WASHINGTON — A political campaign built around making videos designed to bait the president of the United States into overreacting would almost certainly have been a total waste of time at any other moment under any other commander in chief.
But Donald Trump is unlike any other president.
And so for the Lincoln Project, which was created by a group of anti-Trump Republican political operatives last December, that means there is a logic to being a metaphorical fly buzzing around the president’s head.
“If he responds, we know we’ve had some effectiveness,” Reed Galen, a co-founder of the Lincoln Project, told Yahoo News. “It’s not just a matter of trolling him. That’s fine, but that’s not the point. The point is to throw him off his game politically, strategically, personally.”
Even the group’s name, evoking the Republican president whom Trump likes to compare himself to (generally favorably), seems intended to get a rise out of the president.
The trolling, in other words, is aimed at pushing Trump to further demonstrate to swing voters why they should vote against him. That’s a relatively new method for influencing swing voters.
Voter persuasion has traditionally been done through advertisements, and for a long time the most effective way to get an ad in front of a voter was to pay a TV network to air it.
Over time, earned media also became an option. Do something that gets attention, whether through a provocative ad or something else, and it will get noticed and talked about on cable TV, on the internet and then among voters.
But usually political ads are aimed at getting the attention of voters, either directly through a paid ad or indirectly through starting a conversation in the media.
Trump is the first president who watches hours of cable TV a day, who spends large amounts of time on Twitter and who is easily drawn into petty spats.
Any other president would have laughed off jokes about his age and physical fitness after walking slowly down a ramp, as Trump did following his speech to graduating West Point cadets on June 13.
But as social media obsessed about Trump’s cautious stroll, the Lincoln Project’s Twitter handle started using the hashtag #Trumpisnotwell. The top operatives who are part of the Lincoln Project, who collectively have over 3 million Twitter followers, amplified the hashtag.
Three days later, the group released an ad titled “#TrumpisNotWell.” It began with a shot of Trump drinking water with two hands, another subject of social media fascination, and then showed him walking down the ramp. “Something’s wrong with Donald Trump. He’s shaky. Weak. Trouble speaking. Trouble walking,” the narrator said over spooky music. “The most powerful office in the world needs more than a weak, unfit, shaky president. Trump doesn’t have the strength to lead.”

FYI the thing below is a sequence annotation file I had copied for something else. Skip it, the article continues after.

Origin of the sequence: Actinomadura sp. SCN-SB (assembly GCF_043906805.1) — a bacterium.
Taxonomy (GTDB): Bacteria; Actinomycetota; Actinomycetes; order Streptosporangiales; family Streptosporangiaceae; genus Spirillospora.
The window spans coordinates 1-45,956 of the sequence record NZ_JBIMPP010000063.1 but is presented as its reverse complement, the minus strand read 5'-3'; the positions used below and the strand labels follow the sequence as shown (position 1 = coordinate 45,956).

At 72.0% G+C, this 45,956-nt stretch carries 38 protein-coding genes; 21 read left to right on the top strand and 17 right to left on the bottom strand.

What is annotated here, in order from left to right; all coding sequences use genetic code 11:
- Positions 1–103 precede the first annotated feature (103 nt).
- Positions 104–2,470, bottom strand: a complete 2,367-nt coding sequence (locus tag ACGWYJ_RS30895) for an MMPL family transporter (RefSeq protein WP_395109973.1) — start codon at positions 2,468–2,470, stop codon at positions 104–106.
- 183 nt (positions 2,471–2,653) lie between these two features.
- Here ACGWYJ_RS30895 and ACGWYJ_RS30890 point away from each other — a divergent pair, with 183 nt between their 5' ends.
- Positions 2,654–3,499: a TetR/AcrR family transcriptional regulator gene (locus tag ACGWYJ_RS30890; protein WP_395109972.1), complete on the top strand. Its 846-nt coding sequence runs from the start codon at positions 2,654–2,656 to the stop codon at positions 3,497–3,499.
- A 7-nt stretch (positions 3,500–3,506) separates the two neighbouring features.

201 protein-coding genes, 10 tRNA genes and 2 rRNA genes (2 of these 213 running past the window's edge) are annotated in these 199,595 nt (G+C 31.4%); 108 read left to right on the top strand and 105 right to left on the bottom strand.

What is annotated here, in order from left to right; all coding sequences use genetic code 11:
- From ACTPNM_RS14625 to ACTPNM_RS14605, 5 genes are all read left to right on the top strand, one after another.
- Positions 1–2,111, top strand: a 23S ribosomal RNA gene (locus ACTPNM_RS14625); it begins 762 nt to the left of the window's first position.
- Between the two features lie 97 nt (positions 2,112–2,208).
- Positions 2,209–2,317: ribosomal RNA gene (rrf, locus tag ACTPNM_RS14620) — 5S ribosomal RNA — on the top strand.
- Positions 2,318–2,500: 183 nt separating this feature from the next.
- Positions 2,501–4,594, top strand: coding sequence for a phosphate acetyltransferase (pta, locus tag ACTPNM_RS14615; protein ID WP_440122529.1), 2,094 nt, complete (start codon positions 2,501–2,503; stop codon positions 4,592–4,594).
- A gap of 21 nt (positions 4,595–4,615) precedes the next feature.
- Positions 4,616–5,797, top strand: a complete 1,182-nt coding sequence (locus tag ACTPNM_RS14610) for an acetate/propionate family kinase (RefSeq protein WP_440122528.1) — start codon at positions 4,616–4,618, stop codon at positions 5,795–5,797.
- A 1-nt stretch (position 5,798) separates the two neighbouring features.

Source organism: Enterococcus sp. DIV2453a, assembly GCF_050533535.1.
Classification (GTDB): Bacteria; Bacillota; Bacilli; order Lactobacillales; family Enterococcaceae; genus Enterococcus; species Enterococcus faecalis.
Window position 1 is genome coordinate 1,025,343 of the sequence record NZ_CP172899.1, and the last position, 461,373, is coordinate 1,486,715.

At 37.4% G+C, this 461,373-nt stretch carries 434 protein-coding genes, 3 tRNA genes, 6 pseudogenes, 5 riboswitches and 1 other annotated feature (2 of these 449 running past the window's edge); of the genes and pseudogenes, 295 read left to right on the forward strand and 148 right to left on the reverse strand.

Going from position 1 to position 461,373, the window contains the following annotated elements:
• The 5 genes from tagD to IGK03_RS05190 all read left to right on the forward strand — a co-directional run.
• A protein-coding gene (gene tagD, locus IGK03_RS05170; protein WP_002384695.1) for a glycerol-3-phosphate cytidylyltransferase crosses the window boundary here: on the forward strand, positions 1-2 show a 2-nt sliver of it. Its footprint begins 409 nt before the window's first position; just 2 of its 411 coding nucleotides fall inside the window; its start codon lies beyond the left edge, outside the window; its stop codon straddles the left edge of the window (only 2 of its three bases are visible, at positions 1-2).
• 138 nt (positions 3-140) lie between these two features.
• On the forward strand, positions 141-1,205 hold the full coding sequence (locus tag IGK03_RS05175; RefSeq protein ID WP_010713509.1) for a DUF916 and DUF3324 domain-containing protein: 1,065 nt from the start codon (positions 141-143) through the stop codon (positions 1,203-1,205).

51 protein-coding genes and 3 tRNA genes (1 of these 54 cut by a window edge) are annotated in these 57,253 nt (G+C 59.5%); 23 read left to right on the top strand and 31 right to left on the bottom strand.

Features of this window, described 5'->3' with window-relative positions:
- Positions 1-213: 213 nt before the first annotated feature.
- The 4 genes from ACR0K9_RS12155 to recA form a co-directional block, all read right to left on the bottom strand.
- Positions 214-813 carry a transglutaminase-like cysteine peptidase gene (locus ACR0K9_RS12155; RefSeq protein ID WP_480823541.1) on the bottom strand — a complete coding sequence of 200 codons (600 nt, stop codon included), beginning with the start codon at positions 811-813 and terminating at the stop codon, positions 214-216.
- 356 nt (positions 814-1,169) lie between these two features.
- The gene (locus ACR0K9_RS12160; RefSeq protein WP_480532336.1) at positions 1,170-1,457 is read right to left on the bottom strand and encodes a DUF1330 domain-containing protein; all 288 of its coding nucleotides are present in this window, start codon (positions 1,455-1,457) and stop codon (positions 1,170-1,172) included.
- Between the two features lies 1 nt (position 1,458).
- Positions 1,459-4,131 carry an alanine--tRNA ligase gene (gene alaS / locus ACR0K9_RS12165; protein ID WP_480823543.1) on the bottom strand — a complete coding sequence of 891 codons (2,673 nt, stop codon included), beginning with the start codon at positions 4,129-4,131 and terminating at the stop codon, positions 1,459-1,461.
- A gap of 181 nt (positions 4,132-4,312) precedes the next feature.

That video has been viewed 1.3 million times on Twitter. Many of the project’s videos now regularly hit more than 1 million views.
But so what? Which voters who might vote for Trump are going to change their minds based on that ad? And more important, how many persuadable voters are actually taking the time to watch political videos on YouTube?
Most persuadable voters are not paying much attention at all to politics, especially during the summer, said Austin Barbour, a Republican operative who has worked on multiple presidential campaigns.
“I’m not convinced they’ll actually move any voters because they may not have enough cash to reach real swing voters in an impactful way,” Barbour told Yahoo News. He did pay the group a compliment for the edginess of their videos. “If they do have the cash, their ads are good,” he said.
Barbour also said that the group has “somewhat made this about them and their hate of Trump.”
“If they don’t reach real voters,” Barbour said, “this is just a glamour project for some associated with the group.”
However, when Trump held a rally in Tulsa, Okla., on June 20, he spent several minutes talking about his walk down the ramp, explaining to the crowd what had happened, and why he drinks water with two hands.
“I don’t want to get water on the tie, and I don’t want to drink much, so I lift it up, the water,” Trump said. “I have lived with more the ramp than the water, but I have lived with the ramp and the water since I left West Point.”
Galen also said that the Lincoln Project began running a video about the Confederate flag on May 31, weeks before Trump began to wade into various controversies around race and racism. On July 6, for example, the president criticized NASCAR for banning the Confederate flag from its events.
“It’s exactly the kind of box canyon you want him to go into,” Galen said.
On July 1, a few days before that, Trump said that painting “Black Lives Matter” on Fifth Avenue in New York would be a “symbol of hate.”
The word “weak” is one of the Lincoln Project’s favorite adjectives for Trump, who often boasts about his strength and loves to be photographed with military officers and gear. The ads have clearly gotten under Trump’s skin. In early May he went after the group on Twitter and mentioned each of its leaders by name: Galen, Rick Wilson, John Weaver, Steve Schmidt, Jennifer Horn and George Conway, a conservative attorney who is married to one of Trump’s top political advisers, Kellyanne Conway.
That kind of attention from the president only helps elevate the group, swelling its email list and adding to its fundraising. And that could help it run targeted TV and digital ads in key swing states closer to the election. So far, it’s spent just under $3 million on paid TV ads and $1.2 million on Facebook ads.
Galen, when asked what other president would have even responded to any of this in the past, answered simply: “None.”
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